Module 3, Rewards • Users are encouraged to set up rewards in advance of meeting their drinking goal: • Users are prompted to reward themselves when results of daily interviews indicate the goal was met (e.g., 30 days of

no drinking). • A rewards list is provided or user can add their own.

Module 4, Cravings • Users are provided with information on alcohol cravings and evidence-based coping strategies to manage cravings. • Psychoeducation is provided in each section of the module and the user must select a cognitive strategy to cope with top

triggers (e.g., urge surfing). Module 5, Strategies • Users are provided with behavioral strategies for relapse prevention, which are tailored to whether moderation or

abstinence was selected as the goal: • Timing (e.g., delay drinking; sip drinks; count your drinks; space your drinks) • Approach (e.g., choose high-quality drinks; say no to drinking games and shots) • Consumption (e.g., eat when you drink; do not drink when you are tired, hungry, or thirsty) • Communication (e.g., tell others about new drinking limits)

Module 6, Supportive Others

• Emphasizes that having support from close friends and family is key to changing drinking. • Provide ongoing, immediate connectivity and option to send weekly feedback reports to supportive others • Text alerts to supportive others during high risk times and events (initiated by user).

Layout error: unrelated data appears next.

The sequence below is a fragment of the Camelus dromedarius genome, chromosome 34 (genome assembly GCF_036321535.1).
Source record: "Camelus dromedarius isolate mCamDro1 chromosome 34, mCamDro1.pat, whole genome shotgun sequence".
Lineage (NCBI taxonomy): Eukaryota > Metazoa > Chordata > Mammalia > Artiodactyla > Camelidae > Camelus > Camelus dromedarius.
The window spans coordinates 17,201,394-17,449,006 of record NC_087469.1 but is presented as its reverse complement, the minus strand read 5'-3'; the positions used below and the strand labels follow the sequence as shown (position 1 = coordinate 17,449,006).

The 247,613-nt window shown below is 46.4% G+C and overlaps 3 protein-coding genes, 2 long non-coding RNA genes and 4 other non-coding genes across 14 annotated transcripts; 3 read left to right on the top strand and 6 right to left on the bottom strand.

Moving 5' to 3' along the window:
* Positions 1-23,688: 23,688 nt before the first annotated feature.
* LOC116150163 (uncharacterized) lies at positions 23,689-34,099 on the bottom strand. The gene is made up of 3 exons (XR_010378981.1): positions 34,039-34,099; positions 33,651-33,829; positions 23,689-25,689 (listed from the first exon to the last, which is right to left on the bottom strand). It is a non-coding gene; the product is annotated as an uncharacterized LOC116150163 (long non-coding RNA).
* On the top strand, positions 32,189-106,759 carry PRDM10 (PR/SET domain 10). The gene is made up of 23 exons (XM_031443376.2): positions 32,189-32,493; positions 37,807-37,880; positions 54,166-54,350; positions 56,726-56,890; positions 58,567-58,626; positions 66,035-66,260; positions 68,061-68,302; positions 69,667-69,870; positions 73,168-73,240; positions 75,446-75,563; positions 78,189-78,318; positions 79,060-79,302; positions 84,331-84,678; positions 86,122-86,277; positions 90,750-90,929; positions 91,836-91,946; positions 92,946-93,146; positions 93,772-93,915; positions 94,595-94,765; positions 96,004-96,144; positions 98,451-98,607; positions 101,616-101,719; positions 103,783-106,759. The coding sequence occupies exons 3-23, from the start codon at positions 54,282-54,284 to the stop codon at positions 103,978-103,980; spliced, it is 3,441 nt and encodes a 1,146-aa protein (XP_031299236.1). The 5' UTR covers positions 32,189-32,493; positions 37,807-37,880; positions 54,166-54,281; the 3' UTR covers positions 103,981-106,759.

Module 7, Reminders • Users are asked to consider how life will improve with changes to drinking and are asked to write their top three reasons. • Users are encouraged to create verbal and visual reminders of why they want to change drinking (e.g., photos of loved

ones). Module 8, High-Risk

Times • Provides alerting and alternative activities for users during high risk for drinking times. • Users are alerted when a high-risk time is approaching. High-risk times are based on previous assessments. • Users can add additional high-risk times/dates over time.

Module 9, Moods • Users are provided with information on moods and drinking, feedback on current depression and stress levels, and management suggestions.

• Mood assessment: Provides results for mood and stress level in comparison with norms. • Recommends behavioral activation and seeing mental health provider if depressive symptoms are severe. • Mood tracking daily and helpful suggestions for lifting your spirit during weekly check-in.

Module 10, New Activities

• Discusses the importance of replacing drinking with nondrinking activities. • It provides numerous activity categories and provides users an option to enter their own custom activity. • The user is provided with functionality to schedule the activities into their smartphone calendar and to generate an alert

when it is time to do that activity.